Improving Sound In The Classroom
Written by Guest Post on July 17, 2015 .
Mai-Britt Beldam is a Concept Developer in the education sector for Ecophon Denmark. She believes that teachers, pedagogues and students deserve a great sound environment. We read about a study she did surrounding sound in the classroom and we invited her to write a guest post for us. Here is her piece.
Sounds. Sounds have always been important for me and when I graduated from high school I chose to study French — because of the music in the language. Phonetics became my favorite subject! After a job as a teacher in France I continued to study — this time ancient Greek. The ancient constructions now had my attention. Life came along and today I feel that I ‘combine’ my passion about sounds and constructions working with room acoustics in learning environments — even though my Masters Degree never predicted this actual future. I have worked for Saint-Gobain Ecophon, for 8 years. Saint-Gobain Ecophon develops, manufactures and markets acoustic products and systems that contribute to a good working environment by enhancing people’s well-being and performance.
Being a teenager
Do you remember what it was like to be a teenager? Hanging out with your best friends during recess — chit chatting with your friends even though the teacher had already arrived in class? Simply having a great time socializing in school. Now — imagine what this would be like, if you couldn’t hear. Because of noise and of bad speech intelligibility in the classroom. And because you were hearing impaired in a room with bad acoustics. This was the case for a 5th grade student in a small village, Thorning, in Denmark. She was sick and tired of going to school, she was struggling to do her homework and her social life was limited to writing text messages to her grandmother during recess.
Building regulation in Danish schools
In Denmark we have a building regulation saying that room acoustics in schools have to be good. Actually we need reverberation time to be short (0.4–0.6 sec). BUT this regulation only concerns new schools and refurbishments and it means that old schools can have really bad acoustics — which was the case in Thorning. In the hearing impaired girl’s classroom reverberation time was more than a second…
The intervention study
Ecophon and Comfort Audio decided to do a study together in the hearing impaired girl’s classroom to see if she and the other students would be affected by a combination of acoustical treatment and the best FM/digital hearing systems. We did performance tests (working memory and listening tests) before and after the intervention to see if we could see any trends. The findings were remarkable. We tested the students both in silence and with added background noise and the hearing impaired girl especially showed us that she had really high learning potential — when she could hear. Normally in Danish schools we have a lot of group work, a lot of interaction and ‘classical/traditional teaching’ is not very common today. This leads to noise and ‘Lombard effect’ if the acoustics are bad. The constant background noise made it impossible for the girl to ‘shine’ and to benefit from her great potential and the results revealed this. When we mounted a new acoustical ceiling and wall absorbers — she scored as good in noise as in silence and she showed everybody that she was the top performer of the class!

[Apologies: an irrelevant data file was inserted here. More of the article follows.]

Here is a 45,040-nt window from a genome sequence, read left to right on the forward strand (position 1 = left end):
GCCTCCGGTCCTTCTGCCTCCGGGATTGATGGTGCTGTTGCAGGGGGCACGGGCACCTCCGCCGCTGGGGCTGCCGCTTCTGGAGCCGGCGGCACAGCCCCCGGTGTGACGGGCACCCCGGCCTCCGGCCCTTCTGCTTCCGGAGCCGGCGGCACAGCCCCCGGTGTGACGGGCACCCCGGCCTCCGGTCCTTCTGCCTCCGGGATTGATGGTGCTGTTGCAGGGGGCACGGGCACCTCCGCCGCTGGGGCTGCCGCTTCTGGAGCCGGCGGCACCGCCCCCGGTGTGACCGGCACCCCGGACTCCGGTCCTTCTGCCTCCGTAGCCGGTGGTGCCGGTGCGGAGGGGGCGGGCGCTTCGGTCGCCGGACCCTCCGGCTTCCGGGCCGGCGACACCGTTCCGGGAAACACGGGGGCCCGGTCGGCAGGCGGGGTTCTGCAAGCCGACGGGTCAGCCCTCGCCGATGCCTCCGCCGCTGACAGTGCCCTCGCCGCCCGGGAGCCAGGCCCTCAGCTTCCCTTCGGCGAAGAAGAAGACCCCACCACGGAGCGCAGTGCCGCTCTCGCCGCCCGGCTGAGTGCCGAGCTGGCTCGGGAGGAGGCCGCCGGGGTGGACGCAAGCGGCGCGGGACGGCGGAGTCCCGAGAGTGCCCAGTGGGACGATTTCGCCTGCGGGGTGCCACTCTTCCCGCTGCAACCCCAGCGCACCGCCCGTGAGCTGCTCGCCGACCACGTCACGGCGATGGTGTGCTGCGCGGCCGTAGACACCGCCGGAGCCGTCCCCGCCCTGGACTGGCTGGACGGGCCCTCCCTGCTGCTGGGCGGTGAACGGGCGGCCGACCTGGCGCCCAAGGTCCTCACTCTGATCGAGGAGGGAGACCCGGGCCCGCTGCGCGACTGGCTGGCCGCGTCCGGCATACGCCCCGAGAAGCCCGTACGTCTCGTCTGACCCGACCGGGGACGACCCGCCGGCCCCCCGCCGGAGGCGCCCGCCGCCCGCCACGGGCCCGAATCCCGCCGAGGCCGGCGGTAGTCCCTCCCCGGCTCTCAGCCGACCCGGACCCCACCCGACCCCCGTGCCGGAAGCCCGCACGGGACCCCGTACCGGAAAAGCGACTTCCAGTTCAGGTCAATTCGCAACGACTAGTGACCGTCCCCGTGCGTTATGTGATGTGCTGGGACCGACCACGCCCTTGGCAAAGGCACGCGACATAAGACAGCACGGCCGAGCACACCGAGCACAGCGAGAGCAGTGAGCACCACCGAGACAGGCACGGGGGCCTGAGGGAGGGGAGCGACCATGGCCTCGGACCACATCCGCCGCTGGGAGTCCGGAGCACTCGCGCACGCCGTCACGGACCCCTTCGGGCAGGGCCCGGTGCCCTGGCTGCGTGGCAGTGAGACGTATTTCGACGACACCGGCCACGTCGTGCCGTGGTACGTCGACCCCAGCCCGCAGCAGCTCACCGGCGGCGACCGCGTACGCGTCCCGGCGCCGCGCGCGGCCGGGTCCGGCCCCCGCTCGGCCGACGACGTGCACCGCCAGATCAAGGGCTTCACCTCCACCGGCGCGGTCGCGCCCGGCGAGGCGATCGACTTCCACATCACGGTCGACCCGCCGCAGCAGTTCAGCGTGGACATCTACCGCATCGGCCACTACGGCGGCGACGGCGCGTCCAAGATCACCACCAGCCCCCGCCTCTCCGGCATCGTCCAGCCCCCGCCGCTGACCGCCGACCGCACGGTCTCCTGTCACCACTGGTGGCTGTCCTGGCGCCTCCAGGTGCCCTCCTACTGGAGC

What we couldn’t measure
Not only did the hearing impaired girl do better in her tests after the treatment of the room — the whole class benefitted from the changes and scored better. That’s a fact. What we couldn’t measure was the teacher telling us that her headache was gone and that the other teachers complained about why they should continue to teach in the ‘old rooms’. We couldn’t measure what maybe was most important: After the treatment the hearing impaired girl’s grandmother never got text messages anymore –simply because it was now possible for the girl to hang out — to chit chat — to be social — to be happy with her friends because she could finally hear and interact!
A strong school leader
After the intervention study the school leader contacted the municipality (in Denmark most schools are owned by the municipalities and it is their responsibility to manage the facilities). She told about the results in the class and she explained about the ‘acoustic situation’ on her school in general — and she managed to get approx. 7.5 million DKK (= 1 million Euros) from the municipality to refurbish the school.
Miracles do happen
The miracle is not the intervention study showing that good room acoustics is necessary in schools — and especially if you are hearing impaired — because we have known that for years! The miracle is that it is finally possible for ‘our’ girl to be a teenager just like her friends — and to be the top performer of her class!
Facts about the measurements of the room
In the classroom we measured both reverberation time and speech clarity. Reverberation time went down remarkably and now meets the strongest demands for teaching. Speech clarity (C50) is not in the Danish regulation but it is an acoustic descriptor that’s really important in rooms for teaching — and especially if you are hearing impaired. The improvement here is really noticeable, since you register a difference of only one decibel.
Originally published at www.lios-group.com on July 17, 2015.